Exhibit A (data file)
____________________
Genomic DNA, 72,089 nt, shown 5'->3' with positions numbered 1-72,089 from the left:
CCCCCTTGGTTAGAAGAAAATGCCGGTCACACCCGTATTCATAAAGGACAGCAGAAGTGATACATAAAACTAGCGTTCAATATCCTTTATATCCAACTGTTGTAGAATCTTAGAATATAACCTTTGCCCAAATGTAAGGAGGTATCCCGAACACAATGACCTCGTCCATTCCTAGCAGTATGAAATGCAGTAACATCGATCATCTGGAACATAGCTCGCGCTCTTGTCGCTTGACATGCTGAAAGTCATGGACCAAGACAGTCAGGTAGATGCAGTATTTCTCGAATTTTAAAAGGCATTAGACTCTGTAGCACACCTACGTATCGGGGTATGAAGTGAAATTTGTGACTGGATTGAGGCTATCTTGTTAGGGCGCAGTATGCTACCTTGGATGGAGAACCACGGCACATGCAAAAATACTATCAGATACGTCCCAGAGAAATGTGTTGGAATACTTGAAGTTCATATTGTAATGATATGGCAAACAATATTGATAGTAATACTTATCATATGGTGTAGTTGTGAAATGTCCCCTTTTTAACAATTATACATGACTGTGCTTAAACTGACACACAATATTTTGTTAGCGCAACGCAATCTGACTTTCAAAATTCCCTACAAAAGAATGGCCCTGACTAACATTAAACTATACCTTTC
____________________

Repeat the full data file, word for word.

Genomic DNA, 72,089 nt, shown 5'->3' with positions numbered 1-72,089 from the left:
CCCCCTTGGTTAGAAGAAAATGCCGGTCACACCCGTATTCATAAAGGACAGCAGAAGTGATACATAAAACTAGCGTTCAATATCCTTTATATCCAACTGTTGTAGAATCTTAGAATATAACCTTTGCCCAAATGTAAGGAGGTATCCCGAACACAATGACCTCGTCCATTCCTAGCAGTATGAAATGCAGTAACATCGATCATCTGGAACATAGCTCGCGCTCTTGTCGCTTGACATGCTGAAAGTCATGGACCAAGACAGTCAGGTAGATGCAGTATTTCTCGAATTTTAAAAGGCATTAGACTCTGTAGCACACCTACGTATCGGGGTATGAAGTGAAATTTGTGACTGGATTGAGGCTATCTTGTTAGGGCGCAGTATGCTACCTTGGATGGAGAACCACGGCACATGCAAAAATACTATCAGATACGTCCCAGAGAAATGTGTTGGAATACTTGAAGTTCATATTGTAATGATATGGCAAACAATATTGATAGTAATACTTATCATATGGTGTAGTTGTGAAATGTCCCCTTTTTAACAATTATACATGACTGTGCTTAAACTGACACACAATATTTTGTTAGCGCAACGCAATCTGACTTTCAAAATTCCCTACAAAAGAATGGCCCTGACTAACATTAAACTATACCTTTC